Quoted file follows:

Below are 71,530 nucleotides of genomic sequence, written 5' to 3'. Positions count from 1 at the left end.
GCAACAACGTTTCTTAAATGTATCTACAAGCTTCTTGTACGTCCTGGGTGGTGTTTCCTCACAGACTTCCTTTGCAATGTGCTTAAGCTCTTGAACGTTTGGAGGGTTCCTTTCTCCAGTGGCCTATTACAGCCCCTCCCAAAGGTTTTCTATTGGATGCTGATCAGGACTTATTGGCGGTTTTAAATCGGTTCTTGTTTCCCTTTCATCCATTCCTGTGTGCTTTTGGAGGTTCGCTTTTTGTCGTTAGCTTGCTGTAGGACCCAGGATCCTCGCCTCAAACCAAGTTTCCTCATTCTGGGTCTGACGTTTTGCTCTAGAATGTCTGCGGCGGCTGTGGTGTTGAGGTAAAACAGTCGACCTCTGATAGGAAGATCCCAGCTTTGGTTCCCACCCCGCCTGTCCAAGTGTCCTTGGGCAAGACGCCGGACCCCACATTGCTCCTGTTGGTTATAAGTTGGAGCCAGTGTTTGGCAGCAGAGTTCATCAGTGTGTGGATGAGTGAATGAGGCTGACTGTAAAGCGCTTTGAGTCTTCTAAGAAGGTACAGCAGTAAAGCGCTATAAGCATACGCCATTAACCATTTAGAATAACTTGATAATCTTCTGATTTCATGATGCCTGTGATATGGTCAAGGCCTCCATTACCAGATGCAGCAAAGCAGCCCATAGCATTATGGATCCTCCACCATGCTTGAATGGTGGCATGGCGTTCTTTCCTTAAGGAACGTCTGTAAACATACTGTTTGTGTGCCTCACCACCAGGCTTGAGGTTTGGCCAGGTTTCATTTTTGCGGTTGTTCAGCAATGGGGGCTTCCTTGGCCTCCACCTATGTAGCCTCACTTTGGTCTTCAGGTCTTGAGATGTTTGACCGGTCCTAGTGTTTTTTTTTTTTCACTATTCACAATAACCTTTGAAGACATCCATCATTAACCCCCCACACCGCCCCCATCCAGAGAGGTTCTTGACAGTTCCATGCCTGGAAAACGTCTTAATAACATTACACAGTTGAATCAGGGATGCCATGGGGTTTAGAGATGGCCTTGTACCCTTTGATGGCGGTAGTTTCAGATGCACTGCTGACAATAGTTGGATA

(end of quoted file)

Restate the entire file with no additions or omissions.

Below are 71,530 nucleotides of genomic sequence, written 5' to 3'. Positions count from 1 at the left end.
GCAACAACGTTTCTTAAATGTATCTACAAGCTTCTTGTACGTCCTGGGTGGTGTTTCCTCACAGACTTCCTTTGCAATGTGCTTAAGCTCTTGAACGTTTGGAGGGTTCCTTTCTCCAGTGGCCTATTACAGCCCCTCCCAAAGGTTTTCTATTGGATGCTGATCAGGACTTATTGGCGGTTTTAAATCGGTTCTTGTTTCCCTTTCATCCATTCCTGTGTGCTTTTGGAGGTTCGCTTTTTGTCGTTAGCTTGCTGTAGGACCCAGGATCCTCGCCTCAAACCAAGTTTCCTCATTCTGGGTCTGACGTTTTGCTCTAGAATGTCTGCGGCGGCTGTGGTGTTGAGGTAAAACAGTCGACCTCTGATAGGAAGATCCCAGCTTTGGTTCCCACCCCGCCTGTCCAAGTGTCCTTGGGCAAGACGCCGGACCCCACATTGCTCCTGTTGGTTATAAGTTGGAGCCAGTGTTTGGCAGCAGAGTTCATCAGTGTGTGGATGAGTGAATGAGGCTGACTGTAAAGCGCTTTGAGTCTTCTAAGAAGGTACAGCAGTAAAGCGCTATAAGCATACGCCATTAACCATTTAGAATAACTTGATAATCTTCTGATTTCATGATGCCTGTGATATGGTCAAGGCCTCCATTACCAGATGCAGCAAAGCAGCCCATAGCATTATGGATCCTCCACCATGCTTGAATGGTGGCATGGCGTTCTTTCCTTAAGGAACGTCTGTAAACATACTGTTTGTGTGCCTCACCACCAGGCTTGAGGTTTGGCCAGGTTTCATTTTTGCGGTTGTTCAGCAATGGGGGCTTCCTTGGCCTCCACCTATGTAGCCTCACTTTGGTCTTCAGGTCTTGAGATGTTTGACCGGTCCTAGTGTTTTTTTTTTTTCACTATTCACAATAACCTTTGAAGACATCCATCATTAACCCCCCACACCGCCCCCATCCAGAGAGGTTCTTGACAGTTCCATGCCTGGAAAACGTCTTAATAACATTACACAGTTGAATCAGGGATGCCATGGGGTTTAGAGATGGCCTTGTACCCTTTGATGGCGGTAGTTTCAGATGCACTGCTGACAATAGTTGGATA